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Three Companies Quit Climate Group

by Jeffrey W. Johnson
February 22, 2010 | A version of this story appeared in Volume 88, Issue 8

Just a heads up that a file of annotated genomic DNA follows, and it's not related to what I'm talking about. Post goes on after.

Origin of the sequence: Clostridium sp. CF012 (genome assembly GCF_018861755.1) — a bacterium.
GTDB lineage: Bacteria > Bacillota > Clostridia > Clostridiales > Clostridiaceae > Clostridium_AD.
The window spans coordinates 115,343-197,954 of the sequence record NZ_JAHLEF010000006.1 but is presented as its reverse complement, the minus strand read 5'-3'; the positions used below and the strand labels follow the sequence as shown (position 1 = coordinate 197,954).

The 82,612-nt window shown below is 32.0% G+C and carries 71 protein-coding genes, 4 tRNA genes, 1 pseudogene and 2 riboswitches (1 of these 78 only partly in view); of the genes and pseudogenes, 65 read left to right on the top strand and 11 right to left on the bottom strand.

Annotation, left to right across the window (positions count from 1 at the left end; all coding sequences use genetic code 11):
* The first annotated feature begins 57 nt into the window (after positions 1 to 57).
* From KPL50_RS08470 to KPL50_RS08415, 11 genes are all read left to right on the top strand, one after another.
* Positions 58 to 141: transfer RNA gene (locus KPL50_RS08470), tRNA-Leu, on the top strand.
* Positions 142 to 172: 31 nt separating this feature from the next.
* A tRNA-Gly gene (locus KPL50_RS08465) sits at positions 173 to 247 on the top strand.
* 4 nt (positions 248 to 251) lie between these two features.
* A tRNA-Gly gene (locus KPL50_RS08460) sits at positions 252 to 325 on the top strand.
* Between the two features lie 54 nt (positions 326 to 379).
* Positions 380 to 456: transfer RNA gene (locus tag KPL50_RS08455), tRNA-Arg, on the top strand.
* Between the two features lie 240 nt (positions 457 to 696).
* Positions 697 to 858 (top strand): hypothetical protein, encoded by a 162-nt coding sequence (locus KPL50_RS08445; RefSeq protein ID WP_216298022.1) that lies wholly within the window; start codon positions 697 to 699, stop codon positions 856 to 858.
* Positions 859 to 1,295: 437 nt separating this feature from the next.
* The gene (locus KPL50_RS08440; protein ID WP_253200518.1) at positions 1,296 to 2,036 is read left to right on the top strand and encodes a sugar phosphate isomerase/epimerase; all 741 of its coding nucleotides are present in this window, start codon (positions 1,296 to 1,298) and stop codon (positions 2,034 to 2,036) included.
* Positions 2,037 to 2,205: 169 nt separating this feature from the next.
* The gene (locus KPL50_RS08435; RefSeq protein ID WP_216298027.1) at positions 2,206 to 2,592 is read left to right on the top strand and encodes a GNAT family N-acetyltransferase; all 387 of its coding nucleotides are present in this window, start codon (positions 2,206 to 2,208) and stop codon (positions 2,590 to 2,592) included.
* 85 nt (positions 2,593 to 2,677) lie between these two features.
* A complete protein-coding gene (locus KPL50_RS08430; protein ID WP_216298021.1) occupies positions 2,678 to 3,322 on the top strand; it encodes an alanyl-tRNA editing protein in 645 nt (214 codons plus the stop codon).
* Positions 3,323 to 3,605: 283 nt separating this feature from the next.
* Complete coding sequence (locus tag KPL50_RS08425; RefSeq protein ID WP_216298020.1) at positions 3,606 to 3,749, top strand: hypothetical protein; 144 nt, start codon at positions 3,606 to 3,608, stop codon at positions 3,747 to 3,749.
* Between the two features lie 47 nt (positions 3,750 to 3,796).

BP, Caterpillar, and ConocoPhillips have dropped their membership in the U.S. Climate Action Partnership (USCAP), the 30-member organization of leaders of corporations and nongovernment groups that support federal legislation to reduce greenhouse gas emissions. The two oil companies and the equipment manufacturer leave the organization as the probability of national climate-change legislation passing Congress this election year becomes more remote. In a statement, Conoco said it will pursue energy legislation that encourages greater use of natural gas and is favorable to refineries and the transportation sector. A BP spokesman said the company agreed with USCAP’s position but believes it would be more effective working on its own. Caterpillar said it will seek more clean-energy business opportunities, citing its recent decision to join the FutureGen Alliance, a coalition of companies intending to build—with government financial support—a coal-fired power plant in Illinois using gasification and carbon-capture technology. In a statement, USCAP stated its continued belief that U.S. action on climate legislation will take place in 2010. It also noted that three new members had joined the coalition in recent months: the energy and engineering firms AES, Alstom, and Honeywell.


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